I had never flown abroad, at least not physically. This first trip took me by surprise; I didn’t even have time to say goodbye to all my friends and family – that was the bad part. Nor do I like the fact I’ll have to go several months without seeing them.
But I can’t complain; thousands of Cubans would love to be in my place.
Leaving the island is entering another world
Venezuela is an enormous country, and it seems like everything here is related to the size of the country.
If I look out the balcony of the building where I’m staying, I can see enormous buildings surrounding me, enormous mountains surrounding me, an enormous avenue that I can’t tell where it begins or ends.
The noise level is also enormous; it is like the night sea —turbulent— but sprinkled with sirens, horns and gun shots.
The first night there were several shots very near my building, and since then they haven’t stopped.
Everything is like one of those movies we see in a dream: we’re there, we can even be a character, but in fact we’re not.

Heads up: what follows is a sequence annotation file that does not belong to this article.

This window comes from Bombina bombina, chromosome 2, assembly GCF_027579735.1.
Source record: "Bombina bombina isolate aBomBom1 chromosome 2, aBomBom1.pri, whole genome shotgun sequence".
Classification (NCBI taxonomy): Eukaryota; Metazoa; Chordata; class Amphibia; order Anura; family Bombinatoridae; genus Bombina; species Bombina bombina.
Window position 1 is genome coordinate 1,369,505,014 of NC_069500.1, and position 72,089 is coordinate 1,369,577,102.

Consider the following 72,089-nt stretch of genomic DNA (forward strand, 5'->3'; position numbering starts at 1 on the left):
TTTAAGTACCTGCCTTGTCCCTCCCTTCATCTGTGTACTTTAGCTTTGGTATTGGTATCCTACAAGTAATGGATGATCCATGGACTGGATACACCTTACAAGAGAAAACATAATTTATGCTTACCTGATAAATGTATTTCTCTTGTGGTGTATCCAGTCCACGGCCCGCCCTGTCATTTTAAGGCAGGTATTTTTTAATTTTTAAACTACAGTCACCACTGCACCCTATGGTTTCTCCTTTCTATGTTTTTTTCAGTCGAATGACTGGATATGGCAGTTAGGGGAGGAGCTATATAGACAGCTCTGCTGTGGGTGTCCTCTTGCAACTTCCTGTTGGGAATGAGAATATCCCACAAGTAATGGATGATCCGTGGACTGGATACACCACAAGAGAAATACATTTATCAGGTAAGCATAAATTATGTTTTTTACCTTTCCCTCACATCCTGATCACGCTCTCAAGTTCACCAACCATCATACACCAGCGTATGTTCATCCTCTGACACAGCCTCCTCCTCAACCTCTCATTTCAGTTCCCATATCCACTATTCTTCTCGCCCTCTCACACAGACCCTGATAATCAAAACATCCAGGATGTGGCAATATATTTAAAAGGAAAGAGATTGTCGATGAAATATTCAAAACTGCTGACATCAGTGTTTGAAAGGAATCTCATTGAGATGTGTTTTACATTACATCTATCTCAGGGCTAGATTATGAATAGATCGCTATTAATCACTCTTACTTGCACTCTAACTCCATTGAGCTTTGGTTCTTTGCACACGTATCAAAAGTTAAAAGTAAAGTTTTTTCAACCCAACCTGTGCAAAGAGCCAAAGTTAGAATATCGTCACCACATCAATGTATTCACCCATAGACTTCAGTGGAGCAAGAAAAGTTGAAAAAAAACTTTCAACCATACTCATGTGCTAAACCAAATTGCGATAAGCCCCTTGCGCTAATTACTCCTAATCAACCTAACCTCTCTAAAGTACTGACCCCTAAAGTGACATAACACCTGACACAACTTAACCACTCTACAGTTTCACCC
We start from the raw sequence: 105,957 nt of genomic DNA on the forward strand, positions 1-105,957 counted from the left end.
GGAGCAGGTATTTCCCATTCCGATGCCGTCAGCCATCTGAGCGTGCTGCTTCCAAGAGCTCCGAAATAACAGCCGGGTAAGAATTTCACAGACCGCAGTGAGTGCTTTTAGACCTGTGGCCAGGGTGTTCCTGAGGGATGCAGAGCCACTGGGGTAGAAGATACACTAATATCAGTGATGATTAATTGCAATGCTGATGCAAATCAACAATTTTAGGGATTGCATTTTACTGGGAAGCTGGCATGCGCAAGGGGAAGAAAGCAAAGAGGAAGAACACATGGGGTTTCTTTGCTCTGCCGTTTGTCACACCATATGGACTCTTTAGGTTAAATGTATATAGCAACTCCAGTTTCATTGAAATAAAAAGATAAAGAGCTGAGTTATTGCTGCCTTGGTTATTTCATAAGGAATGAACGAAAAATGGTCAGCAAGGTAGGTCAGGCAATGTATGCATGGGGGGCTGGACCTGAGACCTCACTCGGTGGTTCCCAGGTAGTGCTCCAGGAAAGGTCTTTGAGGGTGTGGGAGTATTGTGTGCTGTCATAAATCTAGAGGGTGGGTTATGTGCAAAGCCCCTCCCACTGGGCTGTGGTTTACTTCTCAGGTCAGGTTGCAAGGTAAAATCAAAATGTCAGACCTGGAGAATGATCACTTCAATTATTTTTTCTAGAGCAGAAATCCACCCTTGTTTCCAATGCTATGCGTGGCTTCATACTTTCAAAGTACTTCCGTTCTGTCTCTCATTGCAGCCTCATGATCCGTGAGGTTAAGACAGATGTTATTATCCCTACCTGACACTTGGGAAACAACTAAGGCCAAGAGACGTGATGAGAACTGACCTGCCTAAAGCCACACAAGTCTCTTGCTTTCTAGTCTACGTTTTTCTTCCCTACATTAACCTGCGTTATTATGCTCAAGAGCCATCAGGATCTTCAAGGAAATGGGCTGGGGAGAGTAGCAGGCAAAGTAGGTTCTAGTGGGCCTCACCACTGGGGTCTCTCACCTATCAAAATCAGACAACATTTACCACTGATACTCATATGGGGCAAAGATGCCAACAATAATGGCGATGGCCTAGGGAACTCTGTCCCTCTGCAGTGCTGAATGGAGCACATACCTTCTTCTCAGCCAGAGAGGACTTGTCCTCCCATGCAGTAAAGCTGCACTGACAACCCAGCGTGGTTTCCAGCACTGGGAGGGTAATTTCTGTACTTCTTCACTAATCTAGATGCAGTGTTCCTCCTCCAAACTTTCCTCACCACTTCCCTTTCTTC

Even before arriving, the only thing I’ve felt: Is that I’m not me…I’m not. I believe my soul stayed there in Cuba, petting my yellow dog and hugging my friends and parents.
It should be that way. That’s why I haven’t allowed myself to become gripped by the fear that’s expected to accompany me in this city – where being Cuban can be a blessing or just the opposite…where you can get shot for the equivalent of a few dollars.
In my small village of Cojimar [on the outskirts of Havana] you can hardly hear a car drive by, not to mention sirens… or gun shots…. But there are many positive things that I’ve found here in Caracas in these first three days. I’ll speak about those later on, because they deserve it.